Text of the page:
Returning to the point where we started from, one of the comments following the article had some wonderful advice which I would like to share.

Sa’eed bin Al-Musayyab was reported to have said:

“Some of my brothers among the Companions of the Prophet, salallahu alayhi wa sallam, wrote me the following message:

“Give your brother’s action the best interpretation you could find as long as you have not seen any proof that would make you think otherwise. Do not ever give the word uttered by a Muslim bad interpretation as long as you can find better interpretation for it.

But he who makes himself vulnerable to suspicion should blame only himself. He who conceals his secrets has the options in his hand.

The best reward you can give someone who disobeys Allah through you is to obey Allah through him. Be always truthful even if truth is going to kill you. Do not envy anyone except in regard to something for which the dead person is envied.

And consult, in respect to your affairs, only those who fear Allah in their privacy.”

The Leader of the Believers, ‘Umar bin al-Khattab, may Allaah be pleased with him, said, “Think only well of a word that leaves your believing brother so long as you find a way of understanding it in a good way.”

[Quoted by ibn Kathir in the commentary of 49:12]

May Allah have mercy on us all, and protect us from the whisperings of Shaitaan, and protect us from fitnah. Ameen.

So go on, hug a scary-looking religious person today!  They’re not judging you, and even if they might have been, you were judging them first.  So there. :p

A nod’s as good as a wink to a blind man…

Sometimes old memories pop into your head out of the blue, and they’ve been so deeply buried that remembering them is almost like experiencing them again for the first time.   Banana Anne recently posted on her experience as a new hijabi, and one bizarre incident that happened to me nearly ten years ago came to mind.

While living in Pakistan, I was doing some freelance writing here and there.  One interview for a news magazine found Owlie, my co-journalist, and I taking an interview with a very elderly, very respectable Muslim doctor who was also a director for the same magazine.  When I say elderly I mean over seventy.  We were both wearing hijab as well as jilbab, and the interview was interesting but uneventful until in the middle of a sentence, he looked at up at us and said:

“You know, a naked girl on the beach in Cannes has nothing on you.”

I would imagine we both looked pretty blank at that point.

“Your beauty,” he said leaning forward earnestly in his chair, “It is in your mystery!”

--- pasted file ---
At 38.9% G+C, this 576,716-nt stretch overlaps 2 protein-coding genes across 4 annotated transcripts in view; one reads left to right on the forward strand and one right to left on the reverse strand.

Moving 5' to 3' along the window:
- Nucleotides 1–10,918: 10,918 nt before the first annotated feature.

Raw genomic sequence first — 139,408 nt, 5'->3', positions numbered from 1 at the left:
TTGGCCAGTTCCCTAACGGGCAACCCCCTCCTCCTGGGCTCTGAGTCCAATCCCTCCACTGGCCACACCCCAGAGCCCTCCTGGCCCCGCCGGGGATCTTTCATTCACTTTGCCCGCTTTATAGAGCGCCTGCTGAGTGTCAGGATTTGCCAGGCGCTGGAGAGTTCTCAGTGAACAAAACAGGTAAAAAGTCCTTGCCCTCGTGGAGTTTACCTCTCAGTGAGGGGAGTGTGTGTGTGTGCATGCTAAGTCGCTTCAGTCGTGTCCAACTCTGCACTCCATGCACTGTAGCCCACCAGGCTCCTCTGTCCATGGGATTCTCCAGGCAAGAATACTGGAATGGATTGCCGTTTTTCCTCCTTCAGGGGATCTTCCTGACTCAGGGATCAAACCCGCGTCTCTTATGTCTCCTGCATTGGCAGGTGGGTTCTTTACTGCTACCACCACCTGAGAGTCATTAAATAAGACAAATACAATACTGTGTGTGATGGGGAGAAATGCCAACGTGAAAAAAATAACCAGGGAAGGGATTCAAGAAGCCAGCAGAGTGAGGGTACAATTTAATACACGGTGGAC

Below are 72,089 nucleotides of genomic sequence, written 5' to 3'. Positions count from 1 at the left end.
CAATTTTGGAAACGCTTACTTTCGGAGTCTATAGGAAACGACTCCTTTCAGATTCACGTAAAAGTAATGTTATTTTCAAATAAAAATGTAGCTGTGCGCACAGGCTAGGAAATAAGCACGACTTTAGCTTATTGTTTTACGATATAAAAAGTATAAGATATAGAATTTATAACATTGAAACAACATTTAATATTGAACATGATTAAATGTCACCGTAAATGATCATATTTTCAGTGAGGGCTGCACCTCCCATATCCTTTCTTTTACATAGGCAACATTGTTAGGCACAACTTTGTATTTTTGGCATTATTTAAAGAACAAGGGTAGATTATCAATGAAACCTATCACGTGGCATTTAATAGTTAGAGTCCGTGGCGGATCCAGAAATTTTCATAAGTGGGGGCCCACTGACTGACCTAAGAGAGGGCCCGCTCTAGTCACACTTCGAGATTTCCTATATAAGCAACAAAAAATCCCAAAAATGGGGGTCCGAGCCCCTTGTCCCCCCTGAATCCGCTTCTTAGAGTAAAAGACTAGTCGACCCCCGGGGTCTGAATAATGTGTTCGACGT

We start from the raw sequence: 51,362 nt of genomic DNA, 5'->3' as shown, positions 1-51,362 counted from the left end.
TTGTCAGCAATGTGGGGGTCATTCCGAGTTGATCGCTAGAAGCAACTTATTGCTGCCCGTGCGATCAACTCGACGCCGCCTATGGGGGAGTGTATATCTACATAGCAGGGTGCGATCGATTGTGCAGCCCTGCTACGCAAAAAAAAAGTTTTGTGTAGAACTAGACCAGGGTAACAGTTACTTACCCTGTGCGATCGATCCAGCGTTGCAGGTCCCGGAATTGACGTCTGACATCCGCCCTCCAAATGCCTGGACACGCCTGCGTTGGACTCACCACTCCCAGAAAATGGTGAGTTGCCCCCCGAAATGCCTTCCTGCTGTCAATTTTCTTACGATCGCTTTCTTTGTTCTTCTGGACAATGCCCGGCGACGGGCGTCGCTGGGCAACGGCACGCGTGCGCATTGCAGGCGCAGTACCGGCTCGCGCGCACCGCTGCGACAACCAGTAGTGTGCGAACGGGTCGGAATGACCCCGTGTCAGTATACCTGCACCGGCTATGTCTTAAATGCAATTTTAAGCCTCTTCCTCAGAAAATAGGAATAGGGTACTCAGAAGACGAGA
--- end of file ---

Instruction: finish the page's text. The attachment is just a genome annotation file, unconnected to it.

He nodded, and smiled in a grandfatherly way, and then went on with the interview as if nothing happened at all.


The End.

My little hero, MashaAllah

Some children are bad at taking turns, but my kids are good at it for all the wrong reasons.  When Iman is getting an involuntary manicure, she’ll plead “Khalid’s turn!  Khalid’s turn!”  And when it really is Khalid’s turn, he’ll do the same.  “Iman’s turn!  Iman’s turn!”

To say it’s the other sibling’s turn is loosely translated as “Not me, take him instead!”  On the other hand, when Khalid is playing with a toy that Iman finds interesting, she has no hesitation in grabbing it and yelling out “Iman’s turn!” and when Khalid wants to use my computer, he’ll stand at my elbow and cheerfully announce “It’s Khalid’s turn!”

Turn-taking has been anything but an altruistic skill, until now.

Iman had a dental appointment two days ago, and of course, she screamed bloody murder while having her teeth cleaned.  I held her in my lap, Cindy held her legs, one assistant held her head while a second handed tools to the dentist- a lovely lady who works with the rapid expertise of someone with a small window of opportunity in the midst of a big fuss.

In all of this, Khalid was just outside in the waiting room, playing uneasily with the legos and periodically trying to come in to see what was happening to Iman.  Joy redirected him back to the legos several times, but he was quite upset by Iman’s screaming.  And my brave little boy, you know what he said to Joy as he tried to enter the room again?

“It’s Khalid’s turn.”

SubhanAllah, MashaAllah, Alhamdulillah. 🙂

They don’t make bubbles that big :p

Doc: So, how’s your knee feeling?

Me: Alhamdulillah, pretty good!  It’s not yellow anymore, and it’s not creaking or grinding.

Doc: (Throwing his hands in the air) Thank God!  Now stop getting into car accidents!  Or we’ll have to install a bubble around you or something.

Me: InshaAllah.

Random Rubiyaat

Fight the world if you have to

Even yourself if you must

Forgiveness is for the forgiving

And mercy is owed to the just.


(Bi Iznillah)

How can I fault the world

For the turmoil that’s within it?

It’s all of what He said

And none of what He didn’t.